Understanding the whole forest — above and below the ground — is critical to understanding forest and watershed health. Much of the early work on the importance and extent of the forest below the ground was done at Oregon State University. But the lessons seem to be ignored in the current debates over the fate of federal forests in the Pacific Northwest. The consequences of ignoring the complexity of relationships between the above and below ground forest was demonstrated in an unexpected way on the Siskiyou National Forest during the 1997 New Years Day Storm (photos below).
In this short video, University of British Columbia researcher, Suzanne Simard, explains the amazing below ground forest and how trees communicate and cooperate in creating a healthy resilient forest.
This is not new information but Dr. Simard, who received her PhD at Oregon State University, continues to advance and expand on the research. In the abstract for “Response Diversity of Ectomycorrhizas in Forest Succession Following Disturbance,” Dr. Simard writes that :
… severe disturbances, such as clearcutting followed by site preparation that removes living trees, root systems, or forest floor, can reduce [ectomycorrhizal fungal species] diversity on regenerating seedlings, often corresponding with reduced survival, growth rates, and foliar nutrients.
This is exactly what was happening in the 1970s, where “cut, slash and burn” logging practices sometimes converted high elevation forests into permanent clearcuts on the Siskiyou National Forest. The site pictured below is east of the Oregon Caves National Monument in the Left Fork Sucker Creek Watershed. It was clearcut in the 1970s and planted numerous times. The photo, taken in 1997, shows nothing much grew back and one of the unacknowledged consequences of the deforestation. The result of deforesting deep granitic soils and road construction, combined with the 1997 New Years Day Storm (a rain-on-snow event), are seen on the slope and road below.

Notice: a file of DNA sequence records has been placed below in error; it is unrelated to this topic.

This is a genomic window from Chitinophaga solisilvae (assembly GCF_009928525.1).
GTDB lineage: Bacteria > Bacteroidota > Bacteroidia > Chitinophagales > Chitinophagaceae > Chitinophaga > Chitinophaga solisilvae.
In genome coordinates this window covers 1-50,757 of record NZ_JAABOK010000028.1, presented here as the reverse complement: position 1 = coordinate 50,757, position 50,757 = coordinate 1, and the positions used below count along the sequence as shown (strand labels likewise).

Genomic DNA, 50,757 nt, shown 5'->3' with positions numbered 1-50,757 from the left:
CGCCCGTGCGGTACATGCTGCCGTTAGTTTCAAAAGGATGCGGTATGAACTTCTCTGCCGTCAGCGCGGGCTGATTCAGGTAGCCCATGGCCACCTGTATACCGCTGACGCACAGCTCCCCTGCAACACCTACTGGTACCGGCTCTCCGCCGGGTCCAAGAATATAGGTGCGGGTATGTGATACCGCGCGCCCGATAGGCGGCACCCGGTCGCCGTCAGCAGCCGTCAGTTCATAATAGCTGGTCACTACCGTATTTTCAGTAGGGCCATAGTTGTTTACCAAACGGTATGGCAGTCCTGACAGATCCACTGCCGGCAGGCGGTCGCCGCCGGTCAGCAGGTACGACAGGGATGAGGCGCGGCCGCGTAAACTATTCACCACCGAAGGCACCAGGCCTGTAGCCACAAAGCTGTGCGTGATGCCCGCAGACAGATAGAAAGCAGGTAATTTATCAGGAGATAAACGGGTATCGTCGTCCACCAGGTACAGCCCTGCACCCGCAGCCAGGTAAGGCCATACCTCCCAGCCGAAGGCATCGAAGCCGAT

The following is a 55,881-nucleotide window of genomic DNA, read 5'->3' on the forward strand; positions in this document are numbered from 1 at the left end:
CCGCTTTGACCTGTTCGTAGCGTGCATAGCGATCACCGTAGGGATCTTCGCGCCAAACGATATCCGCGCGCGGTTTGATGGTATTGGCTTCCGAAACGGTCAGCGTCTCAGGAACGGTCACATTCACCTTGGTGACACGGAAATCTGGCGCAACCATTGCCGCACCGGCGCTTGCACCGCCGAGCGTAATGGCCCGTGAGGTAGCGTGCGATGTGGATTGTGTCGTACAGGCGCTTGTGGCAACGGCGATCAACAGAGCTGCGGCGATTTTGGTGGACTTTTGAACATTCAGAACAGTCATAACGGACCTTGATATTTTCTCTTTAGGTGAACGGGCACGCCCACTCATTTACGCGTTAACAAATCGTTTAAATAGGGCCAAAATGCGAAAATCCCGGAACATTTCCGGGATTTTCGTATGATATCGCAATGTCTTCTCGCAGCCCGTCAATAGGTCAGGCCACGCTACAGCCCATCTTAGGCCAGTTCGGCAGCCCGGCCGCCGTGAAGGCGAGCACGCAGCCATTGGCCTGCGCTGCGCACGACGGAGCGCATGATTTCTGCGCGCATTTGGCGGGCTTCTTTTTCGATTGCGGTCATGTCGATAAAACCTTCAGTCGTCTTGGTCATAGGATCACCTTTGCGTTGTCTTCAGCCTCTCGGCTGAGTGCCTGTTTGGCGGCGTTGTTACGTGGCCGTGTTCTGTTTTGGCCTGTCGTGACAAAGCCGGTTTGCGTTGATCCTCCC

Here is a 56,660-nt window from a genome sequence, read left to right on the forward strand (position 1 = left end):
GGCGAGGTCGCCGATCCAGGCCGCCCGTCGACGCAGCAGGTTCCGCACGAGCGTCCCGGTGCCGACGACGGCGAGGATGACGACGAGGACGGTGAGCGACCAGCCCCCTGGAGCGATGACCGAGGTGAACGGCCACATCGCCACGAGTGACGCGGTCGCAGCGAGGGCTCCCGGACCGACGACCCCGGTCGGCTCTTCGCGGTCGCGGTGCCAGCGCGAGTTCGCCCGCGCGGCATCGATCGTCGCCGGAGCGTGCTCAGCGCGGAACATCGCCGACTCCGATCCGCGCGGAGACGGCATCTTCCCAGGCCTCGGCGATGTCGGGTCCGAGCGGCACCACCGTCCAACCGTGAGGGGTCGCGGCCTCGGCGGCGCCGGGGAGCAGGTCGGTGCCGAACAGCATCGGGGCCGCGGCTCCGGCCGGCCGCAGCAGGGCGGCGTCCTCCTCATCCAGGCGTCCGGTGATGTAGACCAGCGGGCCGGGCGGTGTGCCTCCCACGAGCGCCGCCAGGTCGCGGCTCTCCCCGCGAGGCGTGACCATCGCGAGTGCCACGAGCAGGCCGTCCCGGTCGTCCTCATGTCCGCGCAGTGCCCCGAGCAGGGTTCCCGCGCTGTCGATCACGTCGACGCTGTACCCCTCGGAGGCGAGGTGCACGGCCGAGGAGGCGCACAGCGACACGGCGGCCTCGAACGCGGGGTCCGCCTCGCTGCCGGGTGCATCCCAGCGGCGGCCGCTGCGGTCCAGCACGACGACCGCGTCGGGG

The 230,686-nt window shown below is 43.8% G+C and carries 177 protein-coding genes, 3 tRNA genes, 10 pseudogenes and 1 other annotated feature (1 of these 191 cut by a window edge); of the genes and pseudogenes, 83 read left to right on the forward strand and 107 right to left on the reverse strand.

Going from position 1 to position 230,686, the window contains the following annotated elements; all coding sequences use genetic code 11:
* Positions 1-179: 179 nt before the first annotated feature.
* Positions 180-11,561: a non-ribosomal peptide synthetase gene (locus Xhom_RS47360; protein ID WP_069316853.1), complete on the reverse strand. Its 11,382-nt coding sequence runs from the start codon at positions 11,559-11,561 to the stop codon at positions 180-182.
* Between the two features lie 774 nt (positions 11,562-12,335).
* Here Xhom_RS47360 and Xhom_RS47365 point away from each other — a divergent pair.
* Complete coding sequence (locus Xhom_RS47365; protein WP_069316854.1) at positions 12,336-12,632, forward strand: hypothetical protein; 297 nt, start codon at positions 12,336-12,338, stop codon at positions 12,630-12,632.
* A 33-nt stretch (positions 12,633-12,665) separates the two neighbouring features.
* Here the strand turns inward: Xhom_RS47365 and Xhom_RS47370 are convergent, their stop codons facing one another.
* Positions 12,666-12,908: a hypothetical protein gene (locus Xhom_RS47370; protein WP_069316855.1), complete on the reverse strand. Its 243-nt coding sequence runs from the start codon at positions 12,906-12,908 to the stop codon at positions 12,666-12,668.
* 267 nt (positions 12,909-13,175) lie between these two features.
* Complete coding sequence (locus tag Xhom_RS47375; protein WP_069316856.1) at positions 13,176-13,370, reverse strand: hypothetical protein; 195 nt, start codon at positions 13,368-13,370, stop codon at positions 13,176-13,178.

The next photo shows were the debris flow—beginning at the road cut failure on the deforested slope above—resulted in a plugged culvert on FS road 4612-080, above the Left Fork of Sucker Creek, a beautiful steelhead nursery.
The culverts in the road system were supposed to have been upgraded the year before to handle a 100 year storm event. The road system upgrade was part of the controversial China-Left timber sale, but the timber sale planners didn’t take into consideration the potential for slope/road cut failure from the past management practices in the watershed above. The next photo shows what happened in between the permanent clearcut and the recently upgraded road system and that not only are forest ecosystems complex but so-called forest management (roads and logging) often results in a cascade of impacts that never seem to be anticipated.
There are consequences of seeing trees only as a commodity—to be grown like a crop—instead of one interdependent part of a complex ecosystem that’s watershed to our streams and rivers. See also:
- Suzanne Simard and Mary Austin, “The role of mycorrhizas in forest soil stability with climate change.”
- D. A. PERRY, J. G. BORCHERS, S. L. BORCHERS, M. P. AMARANTHUS, Species Migrations and Ecosystem Stability During Climate Change: The Belowground Connection –